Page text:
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in the Scotch märchen, Nicth, Nought, Nothing, is thus enabled to call to her aid "all the birds of the sky." In the same way, if you ask an Indian for a love-song, he will say that a philtre is really much more efficacious. The savage, in short, is extremely practical. His arts, music and drawing, exist not pour l'art, but for a definite purpose, as methods of getting something that the artist wants. The young lover whom Kohl knew, like the lover of Bombyca in Theocritus, believed in having an image of himself and an image of the beloved. Into the heart of the female image he thrust magic powders, and he said that this was common, lovers adding songs, "partly elegiac, partly malicious, and almost criminal forms of incantation."[1]

Among the Indo-Aryans the masaminik or incantations of the Red Man are known as mantras.[2] These are usually texts from the Veda, and are chanted over the sick and in other circumstances where magic is believed to be efficacious. Among the New Zealanders the incantations are called karakias, and are employed in actual life. There is a special karakia to raise the wind. In Maori myths the hero is very handy with his karakia. Rocks split before him, as before girls who use incantations in Kaffir and Bushman tales. He assumes the shape of any animal at will, or flies in the air, all by virtue of the karakia or incantation.[3]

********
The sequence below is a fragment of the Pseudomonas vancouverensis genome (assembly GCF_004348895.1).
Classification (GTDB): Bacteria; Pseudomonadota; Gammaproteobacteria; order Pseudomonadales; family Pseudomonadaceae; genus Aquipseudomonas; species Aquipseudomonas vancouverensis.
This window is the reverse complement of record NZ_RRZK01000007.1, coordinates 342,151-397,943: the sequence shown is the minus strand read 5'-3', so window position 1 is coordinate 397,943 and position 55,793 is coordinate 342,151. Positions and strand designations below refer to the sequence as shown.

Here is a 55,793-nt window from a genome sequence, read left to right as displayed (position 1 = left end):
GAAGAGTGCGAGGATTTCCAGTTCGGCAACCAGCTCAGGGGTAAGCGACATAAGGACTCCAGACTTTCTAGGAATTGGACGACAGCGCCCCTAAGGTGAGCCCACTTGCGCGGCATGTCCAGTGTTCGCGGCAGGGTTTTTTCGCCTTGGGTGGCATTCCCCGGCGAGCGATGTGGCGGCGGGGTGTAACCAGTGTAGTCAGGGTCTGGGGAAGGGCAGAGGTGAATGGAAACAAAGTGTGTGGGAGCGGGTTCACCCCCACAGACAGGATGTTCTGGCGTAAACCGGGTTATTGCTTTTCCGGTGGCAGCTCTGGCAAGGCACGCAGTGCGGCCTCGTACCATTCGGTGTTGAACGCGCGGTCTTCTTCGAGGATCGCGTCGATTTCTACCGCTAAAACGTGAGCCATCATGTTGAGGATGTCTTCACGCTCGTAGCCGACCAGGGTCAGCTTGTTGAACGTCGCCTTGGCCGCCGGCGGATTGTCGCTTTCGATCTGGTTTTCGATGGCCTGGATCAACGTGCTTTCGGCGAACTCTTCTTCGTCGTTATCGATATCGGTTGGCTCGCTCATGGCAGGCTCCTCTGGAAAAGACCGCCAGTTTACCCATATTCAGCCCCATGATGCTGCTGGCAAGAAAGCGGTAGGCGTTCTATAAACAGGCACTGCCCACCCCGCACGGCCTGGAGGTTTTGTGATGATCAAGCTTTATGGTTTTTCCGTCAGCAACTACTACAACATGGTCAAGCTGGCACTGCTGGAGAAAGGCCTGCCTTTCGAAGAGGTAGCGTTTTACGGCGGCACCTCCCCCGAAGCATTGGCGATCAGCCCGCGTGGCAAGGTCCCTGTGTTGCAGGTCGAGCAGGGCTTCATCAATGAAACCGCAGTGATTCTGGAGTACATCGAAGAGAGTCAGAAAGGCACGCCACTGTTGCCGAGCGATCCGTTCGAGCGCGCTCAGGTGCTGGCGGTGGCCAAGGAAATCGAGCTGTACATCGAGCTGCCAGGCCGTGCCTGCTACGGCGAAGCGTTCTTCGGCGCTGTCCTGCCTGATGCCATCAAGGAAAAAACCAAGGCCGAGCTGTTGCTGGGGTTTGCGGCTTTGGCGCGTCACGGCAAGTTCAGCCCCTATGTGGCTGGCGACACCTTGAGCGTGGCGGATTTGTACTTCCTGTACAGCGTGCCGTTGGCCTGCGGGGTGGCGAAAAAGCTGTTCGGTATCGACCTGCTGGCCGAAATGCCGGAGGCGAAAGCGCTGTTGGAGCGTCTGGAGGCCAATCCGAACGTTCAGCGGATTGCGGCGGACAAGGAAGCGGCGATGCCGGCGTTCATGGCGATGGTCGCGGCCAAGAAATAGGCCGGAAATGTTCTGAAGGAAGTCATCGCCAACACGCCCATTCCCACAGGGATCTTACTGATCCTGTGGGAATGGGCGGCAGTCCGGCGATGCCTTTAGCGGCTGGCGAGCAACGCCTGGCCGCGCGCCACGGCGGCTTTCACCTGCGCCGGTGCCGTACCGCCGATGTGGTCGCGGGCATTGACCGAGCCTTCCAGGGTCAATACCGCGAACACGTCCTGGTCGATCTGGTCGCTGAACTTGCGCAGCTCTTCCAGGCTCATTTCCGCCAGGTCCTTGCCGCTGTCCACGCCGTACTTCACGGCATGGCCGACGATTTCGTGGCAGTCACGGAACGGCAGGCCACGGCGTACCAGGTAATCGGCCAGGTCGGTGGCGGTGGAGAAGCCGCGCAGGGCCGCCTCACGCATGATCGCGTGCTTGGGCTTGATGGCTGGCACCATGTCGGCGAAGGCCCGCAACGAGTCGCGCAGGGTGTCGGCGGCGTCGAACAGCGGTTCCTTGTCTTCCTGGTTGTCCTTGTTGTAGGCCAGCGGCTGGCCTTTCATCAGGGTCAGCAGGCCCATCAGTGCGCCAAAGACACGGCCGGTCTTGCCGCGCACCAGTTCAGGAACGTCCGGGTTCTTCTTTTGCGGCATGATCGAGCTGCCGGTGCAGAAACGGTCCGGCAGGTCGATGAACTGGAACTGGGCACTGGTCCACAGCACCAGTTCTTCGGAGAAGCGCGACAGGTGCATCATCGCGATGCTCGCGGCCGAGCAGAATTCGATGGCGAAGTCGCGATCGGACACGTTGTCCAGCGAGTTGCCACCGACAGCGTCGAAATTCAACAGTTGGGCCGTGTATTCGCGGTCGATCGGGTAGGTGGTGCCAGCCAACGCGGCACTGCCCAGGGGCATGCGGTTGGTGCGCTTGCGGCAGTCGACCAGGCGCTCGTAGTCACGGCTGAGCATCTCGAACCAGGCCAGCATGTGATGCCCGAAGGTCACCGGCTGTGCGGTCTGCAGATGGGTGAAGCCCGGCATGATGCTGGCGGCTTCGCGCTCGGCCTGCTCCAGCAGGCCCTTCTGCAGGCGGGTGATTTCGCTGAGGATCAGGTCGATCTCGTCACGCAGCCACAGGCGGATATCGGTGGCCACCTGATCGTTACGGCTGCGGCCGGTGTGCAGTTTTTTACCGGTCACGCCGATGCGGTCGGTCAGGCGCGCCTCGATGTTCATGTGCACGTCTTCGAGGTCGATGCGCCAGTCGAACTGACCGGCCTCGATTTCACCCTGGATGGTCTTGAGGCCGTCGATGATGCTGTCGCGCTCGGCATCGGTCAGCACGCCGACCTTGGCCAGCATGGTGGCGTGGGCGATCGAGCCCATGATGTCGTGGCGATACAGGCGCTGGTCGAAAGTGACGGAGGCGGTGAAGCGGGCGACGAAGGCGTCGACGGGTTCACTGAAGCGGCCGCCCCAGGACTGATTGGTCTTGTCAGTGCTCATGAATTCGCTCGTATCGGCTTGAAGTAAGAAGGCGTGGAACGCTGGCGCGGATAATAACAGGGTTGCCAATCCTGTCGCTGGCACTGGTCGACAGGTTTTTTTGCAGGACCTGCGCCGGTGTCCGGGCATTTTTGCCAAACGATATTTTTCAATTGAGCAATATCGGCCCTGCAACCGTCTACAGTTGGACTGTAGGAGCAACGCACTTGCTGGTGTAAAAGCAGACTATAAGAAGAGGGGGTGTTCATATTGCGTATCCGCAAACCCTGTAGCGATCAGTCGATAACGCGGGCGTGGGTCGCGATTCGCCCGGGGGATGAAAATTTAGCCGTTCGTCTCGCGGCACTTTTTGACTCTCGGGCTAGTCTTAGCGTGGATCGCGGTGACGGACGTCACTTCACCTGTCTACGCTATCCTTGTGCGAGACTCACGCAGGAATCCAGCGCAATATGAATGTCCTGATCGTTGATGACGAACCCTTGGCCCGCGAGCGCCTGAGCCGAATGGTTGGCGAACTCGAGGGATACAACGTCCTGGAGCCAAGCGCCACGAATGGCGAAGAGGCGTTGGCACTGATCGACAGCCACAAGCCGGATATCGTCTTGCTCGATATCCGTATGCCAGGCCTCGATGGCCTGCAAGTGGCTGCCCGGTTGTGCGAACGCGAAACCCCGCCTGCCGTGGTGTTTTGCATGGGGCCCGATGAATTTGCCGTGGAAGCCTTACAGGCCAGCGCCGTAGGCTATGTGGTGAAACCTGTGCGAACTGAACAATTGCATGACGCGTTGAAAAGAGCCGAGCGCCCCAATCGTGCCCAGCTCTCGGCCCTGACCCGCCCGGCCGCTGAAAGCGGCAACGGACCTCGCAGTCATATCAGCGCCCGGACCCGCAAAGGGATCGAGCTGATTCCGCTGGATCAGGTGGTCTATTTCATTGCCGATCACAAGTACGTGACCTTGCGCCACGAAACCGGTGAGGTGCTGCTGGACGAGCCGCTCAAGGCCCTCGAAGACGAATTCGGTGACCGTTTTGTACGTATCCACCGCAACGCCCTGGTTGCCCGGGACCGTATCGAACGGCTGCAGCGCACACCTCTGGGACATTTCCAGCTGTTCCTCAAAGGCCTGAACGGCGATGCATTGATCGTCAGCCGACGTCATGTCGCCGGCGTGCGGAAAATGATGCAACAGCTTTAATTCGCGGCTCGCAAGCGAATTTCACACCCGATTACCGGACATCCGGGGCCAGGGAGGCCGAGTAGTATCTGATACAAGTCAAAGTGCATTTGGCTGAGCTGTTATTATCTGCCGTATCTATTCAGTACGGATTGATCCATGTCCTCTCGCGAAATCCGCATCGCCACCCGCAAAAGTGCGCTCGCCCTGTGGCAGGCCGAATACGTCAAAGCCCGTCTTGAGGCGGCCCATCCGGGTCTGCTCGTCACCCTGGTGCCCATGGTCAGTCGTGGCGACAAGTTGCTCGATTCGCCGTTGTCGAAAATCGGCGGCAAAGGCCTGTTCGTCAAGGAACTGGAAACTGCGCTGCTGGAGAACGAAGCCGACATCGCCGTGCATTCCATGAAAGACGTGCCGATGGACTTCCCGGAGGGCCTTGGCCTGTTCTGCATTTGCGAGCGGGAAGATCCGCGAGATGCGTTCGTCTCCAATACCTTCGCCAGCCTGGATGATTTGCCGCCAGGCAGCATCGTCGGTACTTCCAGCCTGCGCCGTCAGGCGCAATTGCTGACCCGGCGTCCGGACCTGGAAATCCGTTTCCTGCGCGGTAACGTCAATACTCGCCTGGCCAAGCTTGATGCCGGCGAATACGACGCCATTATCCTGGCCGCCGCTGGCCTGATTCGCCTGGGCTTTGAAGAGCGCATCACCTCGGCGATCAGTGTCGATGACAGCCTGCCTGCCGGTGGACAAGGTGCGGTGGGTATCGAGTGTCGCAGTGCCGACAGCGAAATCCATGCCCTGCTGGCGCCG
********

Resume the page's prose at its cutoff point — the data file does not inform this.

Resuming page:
Without multiplying examples in the savage belief

  1. Kitchi Gami, pp. 395, 397.
  2. Muir, Sanskrit Texts, v. 441, "Incantations from the Atharva Veda."
  3. Taylor's New Zealand; Theal's Kaffir Folk-Lore, South-African Folk-Lore Journal, passim; Shortland's Traditions of the New Zealanders, pp. 130–135.